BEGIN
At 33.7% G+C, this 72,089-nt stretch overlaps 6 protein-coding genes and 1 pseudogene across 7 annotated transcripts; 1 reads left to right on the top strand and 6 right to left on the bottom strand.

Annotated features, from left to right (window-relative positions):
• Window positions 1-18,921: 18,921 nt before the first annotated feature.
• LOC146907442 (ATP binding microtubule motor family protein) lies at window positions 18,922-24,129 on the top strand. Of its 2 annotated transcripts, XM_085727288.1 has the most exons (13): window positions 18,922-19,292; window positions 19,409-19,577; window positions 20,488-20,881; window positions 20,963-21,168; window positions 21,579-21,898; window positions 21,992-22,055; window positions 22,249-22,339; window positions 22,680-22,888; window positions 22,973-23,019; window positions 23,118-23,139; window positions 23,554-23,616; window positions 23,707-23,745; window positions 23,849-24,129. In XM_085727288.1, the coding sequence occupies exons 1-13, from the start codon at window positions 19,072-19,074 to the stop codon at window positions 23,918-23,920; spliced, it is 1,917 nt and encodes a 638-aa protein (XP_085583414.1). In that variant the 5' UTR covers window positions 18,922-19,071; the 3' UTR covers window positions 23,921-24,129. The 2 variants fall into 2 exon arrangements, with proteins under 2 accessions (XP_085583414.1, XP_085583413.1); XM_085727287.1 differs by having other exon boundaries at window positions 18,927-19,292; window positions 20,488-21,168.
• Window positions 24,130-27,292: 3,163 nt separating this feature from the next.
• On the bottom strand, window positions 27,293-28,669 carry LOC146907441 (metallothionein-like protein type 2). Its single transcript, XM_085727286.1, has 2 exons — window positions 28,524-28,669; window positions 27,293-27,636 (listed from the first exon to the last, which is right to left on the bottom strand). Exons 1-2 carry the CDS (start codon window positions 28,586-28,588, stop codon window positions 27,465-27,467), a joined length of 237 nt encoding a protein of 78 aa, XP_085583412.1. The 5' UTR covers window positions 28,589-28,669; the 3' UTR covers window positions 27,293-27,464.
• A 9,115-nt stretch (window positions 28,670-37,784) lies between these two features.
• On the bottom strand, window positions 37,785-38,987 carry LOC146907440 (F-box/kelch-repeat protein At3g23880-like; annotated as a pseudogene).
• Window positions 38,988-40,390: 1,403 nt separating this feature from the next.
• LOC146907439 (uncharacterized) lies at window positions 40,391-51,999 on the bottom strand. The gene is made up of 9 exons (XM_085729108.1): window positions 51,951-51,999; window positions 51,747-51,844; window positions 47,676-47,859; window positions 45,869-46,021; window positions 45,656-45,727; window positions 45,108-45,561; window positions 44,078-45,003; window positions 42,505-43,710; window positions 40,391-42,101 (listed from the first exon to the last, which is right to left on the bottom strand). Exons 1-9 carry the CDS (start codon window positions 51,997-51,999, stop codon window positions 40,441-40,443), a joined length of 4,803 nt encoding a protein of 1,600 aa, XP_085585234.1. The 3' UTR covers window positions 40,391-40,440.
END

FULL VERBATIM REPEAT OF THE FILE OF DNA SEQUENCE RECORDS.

At 33.7% G+C, this 72,089-nt stretch overlaps 6 protein-coding genes and 1 pseudogene across 7 annotated transcripts; 1 reads left to right on the top strand and 6 right to left on the bottom strand.

Annotated features, from left to right (window-relative positions):
• Window positions 1-18,921: 18,921 nt before the first annotated feature.
• LOC146907442 (ATP binding microtubule motor family protein) lies at window positions 18,922-24,129 on the top strand. Of its 2 annotated transcripts, XM_085727288.1 has the most exons (13): window positions 18,922-19,292; window positions 19,409-19,577; window positions 20,488-20,881; window positions 20,963-21,168; window positions 21,579-21,898; window positions 21,992-22,055; window positions 22,249-22,339; window positions 22,680-22,888; window positions 22,973-23,019; window positions 23,118-23,139; window positions 23,554-23,616; window positions 23,707-23,745; window positions 23,849-24,129. In XM_085727288.1, the coding sequence occupies exons 1-13, from the start codon at window positions 19,072-19,074 to the stop codon at window positions 23,918-23,920; spliced, it is 1,917 nt and encodes a 638-aa protein (XP_085583414.1). In that variant the 5' UTR covers window positions 18,922-19,071; the 3' UTR covers window positions 23,921-24,129. The 2 variants fall into 2 exon arrangements, with proteins under 2 accessions (XP_085583414.1, XP_085583413.1); XM_085727287.1 differs by having other exon boundaries at window positions 18,927-19,292; window positions 20,488-21,168.
• Window positions 24,130-27,292: 3,163 nt separating this feature from the next.
• On the bottom strand, window positions 27,293-28,669 carry LOC146907441 (metallothionein-like protein type 2). Its single transcript, XM_085727286.1, has 2 exons — window positions 28,524-28,669; window positions 27,293-27,636 (listed from the first exon to the last, which is right to left on the bottom strand). Exons 1-2 carry the CDS (start codon window positions 28,586-28,588, stop codon window positions 27,465-27,467), a joined length of 237 nt encoding a protein of 78 aa, XP_085583412.1. The 5' UTR covers window positions 28,589-28,669; the 3' UTR covers window positions 27,293-27,464.
• A 9,115-nt stretch (window positions 28,670-37,784) lies between these two features.
• On the bottom strand, window positions 37,785-38,987 carry LOC146907440 (F-box/kelch-repeat protein At3g23880-like; annotated as a pseudogene).
• Window positions 38,988-40,390: 1,403 nt separating this feature from the next.
• LOC146907439 (uncharacterized) lies at window positions 40,391-51,999 on the bottom strand. The gene is made up of 9 exons (XM_085729108.1): window positions 51,951-51,999; window positions 51,747-51,844; window positions 47,676-47,859; window positions 45,869-46,021; window positions 45,656-45,727; window positions 45,108-45,561; window positions 44,078-45,003; window positions 42,505-43,710; window positions 40,391-42,101 (listed from the first exon to the last, which is right to left on the bottom strand). Exons 1-9 carry the CDS (start codon window positions 51,997-51,999, stop codon window positions 40,441-40,443), a joined length of 4,803 nt encoding a protein of 1,600 aa, XP_085585234.1. The 3' UTR covers window positions 40,391-40,440.